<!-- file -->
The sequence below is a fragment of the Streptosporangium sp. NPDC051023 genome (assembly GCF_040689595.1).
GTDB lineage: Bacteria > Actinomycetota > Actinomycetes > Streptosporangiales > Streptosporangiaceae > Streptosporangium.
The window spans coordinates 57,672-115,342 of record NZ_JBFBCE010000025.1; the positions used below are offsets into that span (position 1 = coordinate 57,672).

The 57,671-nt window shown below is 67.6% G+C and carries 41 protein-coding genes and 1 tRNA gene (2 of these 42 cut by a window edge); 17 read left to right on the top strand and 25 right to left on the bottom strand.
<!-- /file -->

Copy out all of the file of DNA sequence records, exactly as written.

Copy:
The sequence below is a fragment of the Streptosporangium sp. NPDC051023 genome (assembly GCF_040689595.1).
GTDB lineage: Bacteria > Actinomycetota > Actinomycetes > Streptosporangiales > Streptosporangiaceae > Streptosporangium.
The window spans coordinates 57,672-115,342 of record NZ_JBFBCE010000025.1; the positions used below are offsets into that span (position 1 = coordinate 57,672).

The 57,671-nt window shown below is 67.6% G+C and carries 41 protein-coding genes and 1 tRNA gene (2 of these 42 cut by a window edge); 17 read left to right on the top strand and 25 right to left on the bottom strand.